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Mitsubishi keen to participate in Iran’s petrochemical industry

Business Materials 30 December 2015 15:08

Baku, Azerbaijan, Dec. 30

By Khalid Kazimov - Trend:

Japanese Mitsubishi has expressed interest in participating in Iran's petrochemical projects.

Pointing to the features of human natural resources in Iran, Hideki Konishi, an official with Mitsubishi's petrochemicals said that Mitsubishi will not impose any restrictions regarding its activity in Iran, IRNA news agency reported Dec. 30.

He further said that his company is engaged in various industrial fields, such as energy, metals, machinery and transport adding that the company is not restricted to manufacturing automobiles only.

According to him the company has cooperation with more than 90 countries in the world in different fields of micro industry and natural resources.

Earlier in October, Takahisa Miyauchi, member of the board and senior executive vice president of Mitsubishi's chemicals group, said the Japanese company has purchased millions of dollars of Iranian petrochemicals over the past five years, adding that his company was ready to invest in Iran 's petrochemical projects.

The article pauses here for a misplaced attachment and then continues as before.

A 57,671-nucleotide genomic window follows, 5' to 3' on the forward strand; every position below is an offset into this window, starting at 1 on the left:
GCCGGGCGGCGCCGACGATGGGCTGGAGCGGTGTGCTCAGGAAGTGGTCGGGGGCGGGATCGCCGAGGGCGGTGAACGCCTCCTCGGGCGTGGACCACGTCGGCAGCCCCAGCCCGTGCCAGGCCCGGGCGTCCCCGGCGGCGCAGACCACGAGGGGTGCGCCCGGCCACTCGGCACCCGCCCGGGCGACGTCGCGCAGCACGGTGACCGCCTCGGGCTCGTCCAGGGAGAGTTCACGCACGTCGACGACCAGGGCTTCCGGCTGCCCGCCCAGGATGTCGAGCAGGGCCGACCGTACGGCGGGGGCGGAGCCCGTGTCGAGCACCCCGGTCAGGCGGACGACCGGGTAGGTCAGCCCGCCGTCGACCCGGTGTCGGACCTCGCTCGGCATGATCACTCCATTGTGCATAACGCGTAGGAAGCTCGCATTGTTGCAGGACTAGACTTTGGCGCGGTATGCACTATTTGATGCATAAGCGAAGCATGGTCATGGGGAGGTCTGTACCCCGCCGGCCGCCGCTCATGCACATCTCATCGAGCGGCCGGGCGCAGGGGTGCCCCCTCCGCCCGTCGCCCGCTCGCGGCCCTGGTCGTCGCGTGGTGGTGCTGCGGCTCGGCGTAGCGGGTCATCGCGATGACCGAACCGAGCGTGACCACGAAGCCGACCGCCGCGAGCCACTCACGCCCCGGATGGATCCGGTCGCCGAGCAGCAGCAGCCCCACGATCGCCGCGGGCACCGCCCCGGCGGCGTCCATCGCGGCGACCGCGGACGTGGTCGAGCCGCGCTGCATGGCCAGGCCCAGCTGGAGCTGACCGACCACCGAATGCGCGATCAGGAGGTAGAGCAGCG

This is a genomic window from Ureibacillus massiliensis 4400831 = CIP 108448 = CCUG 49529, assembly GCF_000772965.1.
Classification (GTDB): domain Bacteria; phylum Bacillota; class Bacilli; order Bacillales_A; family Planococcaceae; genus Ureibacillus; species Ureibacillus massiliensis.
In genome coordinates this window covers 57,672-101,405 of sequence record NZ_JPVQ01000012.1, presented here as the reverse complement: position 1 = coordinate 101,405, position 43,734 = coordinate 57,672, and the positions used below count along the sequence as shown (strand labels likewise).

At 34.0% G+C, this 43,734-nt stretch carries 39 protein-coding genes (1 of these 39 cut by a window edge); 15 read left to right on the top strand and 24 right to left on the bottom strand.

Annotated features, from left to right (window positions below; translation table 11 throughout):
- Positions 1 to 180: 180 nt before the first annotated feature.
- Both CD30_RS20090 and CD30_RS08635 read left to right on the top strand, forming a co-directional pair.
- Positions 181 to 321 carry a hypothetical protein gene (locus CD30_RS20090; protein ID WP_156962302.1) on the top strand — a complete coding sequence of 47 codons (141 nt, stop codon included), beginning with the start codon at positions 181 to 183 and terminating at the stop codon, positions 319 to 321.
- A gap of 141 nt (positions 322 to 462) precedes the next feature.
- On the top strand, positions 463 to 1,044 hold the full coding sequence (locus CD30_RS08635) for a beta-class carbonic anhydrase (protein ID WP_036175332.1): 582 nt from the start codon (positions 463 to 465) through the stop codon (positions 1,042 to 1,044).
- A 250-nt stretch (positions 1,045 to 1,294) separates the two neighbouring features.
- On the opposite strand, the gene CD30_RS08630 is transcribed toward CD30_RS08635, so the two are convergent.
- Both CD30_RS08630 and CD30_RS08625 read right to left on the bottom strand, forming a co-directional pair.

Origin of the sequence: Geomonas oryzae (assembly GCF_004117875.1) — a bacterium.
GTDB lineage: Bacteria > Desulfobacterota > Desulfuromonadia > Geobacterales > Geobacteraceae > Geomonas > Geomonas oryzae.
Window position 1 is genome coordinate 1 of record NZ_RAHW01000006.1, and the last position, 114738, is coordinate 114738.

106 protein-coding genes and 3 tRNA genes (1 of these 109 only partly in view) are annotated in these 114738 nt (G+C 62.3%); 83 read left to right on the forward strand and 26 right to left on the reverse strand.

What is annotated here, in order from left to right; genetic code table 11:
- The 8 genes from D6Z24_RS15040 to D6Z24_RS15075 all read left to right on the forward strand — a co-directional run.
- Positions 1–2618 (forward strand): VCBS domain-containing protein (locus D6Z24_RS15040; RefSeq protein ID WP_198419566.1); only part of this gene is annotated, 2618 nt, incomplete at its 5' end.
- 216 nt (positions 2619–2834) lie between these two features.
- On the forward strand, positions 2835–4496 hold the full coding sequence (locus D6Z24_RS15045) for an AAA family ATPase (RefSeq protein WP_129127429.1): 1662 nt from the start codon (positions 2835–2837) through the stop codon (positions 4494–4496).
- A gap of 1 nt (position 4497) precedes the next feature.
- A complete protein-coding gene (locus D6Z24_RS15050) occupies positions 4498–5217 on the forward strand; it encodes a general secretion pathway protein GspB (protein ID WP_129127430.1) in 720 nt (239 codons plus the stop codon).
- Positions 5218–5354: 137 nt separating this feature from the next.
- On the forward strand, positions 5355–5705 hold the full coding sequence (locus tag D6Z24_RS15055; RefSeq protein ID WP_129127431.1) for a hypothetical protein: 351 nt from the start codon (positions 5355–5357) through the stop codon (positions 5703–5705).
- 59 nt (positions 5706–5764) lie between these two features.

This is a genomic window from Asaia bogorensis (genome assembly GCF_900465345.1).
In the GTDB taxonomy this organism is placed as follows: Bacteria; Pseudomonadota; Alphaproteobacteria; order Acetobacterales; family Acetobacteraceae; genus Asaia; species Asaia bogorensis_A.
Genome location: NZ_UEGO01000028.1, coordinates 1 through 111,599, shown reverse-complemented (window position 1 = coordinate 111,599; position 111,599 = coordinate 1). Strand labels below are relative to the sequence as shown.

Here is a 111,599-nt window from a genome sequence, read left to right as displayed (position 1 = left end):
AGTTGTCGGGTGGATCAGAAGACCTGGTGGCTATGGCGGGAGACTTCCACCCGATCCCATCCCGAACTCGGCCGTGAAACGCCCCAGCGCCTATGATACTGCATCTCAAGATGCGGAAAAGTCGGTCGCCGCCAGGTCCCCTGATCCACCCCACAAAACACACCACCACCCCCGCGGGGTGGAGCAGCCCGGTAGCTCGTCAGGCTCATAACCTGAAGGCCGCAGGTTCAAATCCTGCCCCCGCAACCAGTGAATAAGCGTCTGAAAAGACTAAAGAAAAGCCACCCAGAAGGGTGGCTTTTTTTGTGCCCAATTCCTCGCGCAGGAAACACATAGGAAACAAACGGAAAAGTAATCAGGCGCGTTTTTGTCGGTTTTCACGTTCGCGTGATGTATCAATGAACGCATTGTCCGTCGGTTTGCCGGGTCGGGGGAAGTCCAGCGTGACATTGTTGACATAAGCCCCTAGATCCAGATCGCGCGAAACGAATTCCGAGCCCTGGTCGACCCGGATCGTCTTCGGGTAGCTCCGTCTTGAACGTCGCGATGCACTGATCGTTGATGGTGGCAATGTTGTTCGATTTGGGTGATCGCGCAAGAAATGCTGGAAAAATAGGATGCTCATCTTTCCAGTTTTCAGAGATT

The Iranian government should set a fixed price for petrochemical feedstock for 10-15 years and sell end products to Japanese investors, Miyauchi said.

Iran's petrochemical output hit 44.4 million tons in the past Iranian fiscal year (ended on March 20), 10 percent more year-on-year.

The country's actual production capacity is around 60 million tons, but the shortage of natural gas as feedstock, old production units, and the problem of sanctions, which has dropped exports, have caused petrochemical complexes to work at lower capacities.

Iranian petrochemical plants use 37 million cubic meters of natural gas per day, while Iran could deliver only 2.8 million tons of ethane to plants during last year totally. The country planned to increase this volume to 4.2 million tons this year.

The Islamic Republic hopes to realize an output of 120 million tons of petrochemicals by 2020 and 180 million tons by 2025.

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